Martian rock winds back the clock

Martian rock winds back the clock
Black Beauty. Credit: NASA

Almost 10 million years ago, a meteorite crashed into Earth. Hidden inside were 23 microscopic grains which tell the story of how Mars evolved.

Using one of WA's most powerful supercomputers, astronomers have now uncovered the meteorite's life story.

A chemical clock

Around 5–10 million years ago, a meteorite containing zircon crashed into Africa. When scientists discovered it in 2011, they named it NWA 7034. It was also nicknamed Black Beauty because of its color.

The meteorite contained 23 grains of zircon. Scientists used the tiny crystals to corroborate how Mars is thought to have formed.

Zircon forms when magma crystallizes, meaning can use it to work out how old planets are.

In the earliest days of a planet's creation, spews across the still-forming surface. All this magma caused zircon to deposit on the surface of Mars as it cooled.

Zircon contains radioisotopes. These are chemicals that break down into more stable forms and emit radiation.

Because these chemicals decay at a predictable rate, researchers can use them like a clock. They use the ratio of the original chemical and the decayed chemical to calculate how long ago the zircon crystallized. In this way, it can shed light on the age of a planet.

Tracking black beauty

So how did scientists know Black Beauty came from Mars? Astronomers ground up a small chunk of the meteorite and analyzed its chemical composition.

Around the same time, the Curiosity Rover and Mars Reconnaissance Orbiter missions were on Mars. And they were sending back information about the planet's rocky surface. The comparison showed Black Beauty was most likely from Mars.

It took another 9 years to pinpoint where on Mars Black Beauty came from.

Martian rock winds back the clock
The Orion Nebula. Credit: NASA

A team of researchers from WA and France studied images of Mars to find Black Beauty's home. They analyzed over 90 million meteorite impact craters.

Kosta Servis is a senior data scientist for Pawsey Supercomputing Center. He helped analyze all the data to identify where Black Beauty originated from.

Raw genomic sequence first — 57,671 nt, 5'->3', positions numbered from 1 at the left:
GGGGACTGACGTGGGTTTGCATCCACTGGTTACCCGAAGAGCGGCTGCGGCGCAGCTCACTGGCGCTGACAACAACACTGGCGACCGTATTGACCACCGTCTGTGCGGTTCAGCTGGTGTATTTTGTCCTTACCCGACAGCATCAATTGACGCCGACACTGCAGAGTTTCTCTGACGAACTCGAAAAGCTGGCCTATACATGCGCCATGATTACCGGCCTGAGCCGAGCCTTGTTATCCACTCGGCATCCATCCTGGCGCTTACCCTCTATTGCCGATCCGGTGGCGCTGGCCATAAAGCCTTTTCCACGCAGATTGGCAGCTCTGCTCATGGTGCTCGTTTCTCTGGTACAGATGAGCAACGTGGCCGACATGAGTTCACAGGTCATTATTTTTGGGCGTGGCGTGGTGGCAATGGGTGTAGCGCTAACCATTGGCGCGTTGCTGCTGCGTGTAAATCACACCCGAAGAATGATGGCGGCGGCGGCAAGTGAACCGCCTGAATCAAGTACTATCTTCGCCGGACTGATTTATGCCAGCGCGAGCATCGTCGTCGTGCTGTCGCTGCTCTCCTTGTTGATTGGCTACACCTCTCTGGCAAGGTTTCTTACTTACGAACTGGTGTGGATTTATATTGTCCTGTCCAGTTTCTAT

Kosta says researchers narrowed down the possible origin sites by studying the meteorite's minerals and size.

"[Calculating the] energy required to escape the gravity of Mars and hence the energy of the impact, we are able to constrain and, to some degree of certainty, eliminate the other candidate ejection sites."

The team settled on an unnamed 10km crater in the Terra Cimmeria-Sirenum province of Mars. This area lies in the planet's southern hemisphere. The team named it Karratha after the Australian town's iconic rock formations.

It's in the clouds

The most popular theory of planet formation is from the protoplanetary disk.

Molecular clouds are massive space clouds of dust and gas. And by massive, we mean they span lightyears from one side to the other. When a dense pocket of these clouds collapse under its own gravity, a star is born.

The causes parts of the remaining gas cloud to orbit it. This is the protoplanetary disk. Particles of dust and ice collide to form miniature planets, called planetesimals. Eventually, they build up to form fully fledged . There's even a video game where you can do this yourself.

Astronomers predict this using the Hubble telescope to observe nearby gas forming clouds. An example is the Orion Nebula, which is still forming solar systems and stars.

Astronomers then use computer simulations of accretion to model how the gas clouds behave.

This new understanding of Mars is much bigger than the Red Planet.

"By understanding how Mars was formed, we are able to understand how our Solar System evolved," says Kosta.

About 20 million years after forming, the Mars crust stabilized. Oceans of magma cooled and crystallized. And trillions of tons of rock settled to become the planet we know today.

With recent research suggesting Mars is more seismically active than previously thought, perhaps there is more awaiting discovery.

Provided by Particle

This article first appeared on Particle, a science news website based at Scitech, Perth, Australia. Read the original article.

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